The bill retains the request-permission order for registering media. It fully covers internet media as well, with the addition that this will be determined by the government.

One must keep in mind that the bill makes the order of re- registering media more strict. Specifically, if a media has not been published for more than six months (not a year, as is now the case), then re-registration is obligatory.

Article 17 of the bill reads that media products may only be distributed by legal entities holding the function of editorial boards at media, or which have contracts with them to distribute media. This article also notes that distribution of internet media will be regulated by government acts.

Another new addition to the bill is setting up a Public Coordinating Council in the sphere of mass information. Its composition and manner of acting will be determined by the Information Ministry.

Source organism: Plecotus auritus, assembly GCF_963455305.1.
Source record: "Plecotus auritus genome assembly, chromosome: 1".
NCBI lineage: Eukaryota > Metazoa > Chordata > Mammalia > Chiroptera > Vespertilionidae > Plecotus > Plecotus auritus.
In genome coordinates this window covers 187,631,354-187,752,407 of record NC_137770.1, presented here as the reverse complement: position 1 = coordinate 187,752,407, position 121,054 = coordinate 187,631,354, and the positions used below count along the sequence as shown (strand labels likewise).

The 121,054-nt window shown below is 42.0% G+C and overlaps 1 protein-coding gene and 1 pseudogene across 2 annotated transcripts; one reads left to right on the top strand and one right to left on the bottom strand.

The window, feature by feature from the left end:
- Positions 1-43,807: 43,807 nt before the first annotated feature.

Accreditation and accountability

Significant changes are made to accreditation. Article 1 of the bill defines accreditation as “presenting a journalist from the mass media the right to report on events organized by state entities…[ellipsis as published]”. Article 35 specifies the rules of accreditation. Part 2 reads that the manner of accrediting journalists is determined by state bodies. That is, the issue of whom to accredit and whom not to accredit will not be decided by the law, but by a bureaucrat. Clause 4 of the article contains the categorical remark that journalists from foreign media may not carry out their professional functions in the Republic of Belarus without accreditation.

Article 37, Information of limited access, may be considered one of the bill’s odious articles. It provides a list of information which ends with an allusion to other information which may be reviewed in “legal acts of the Republic of Belarus.

In addition to this, Article 38 of the bill defines a list of information items which the media is not allowed to disseminate.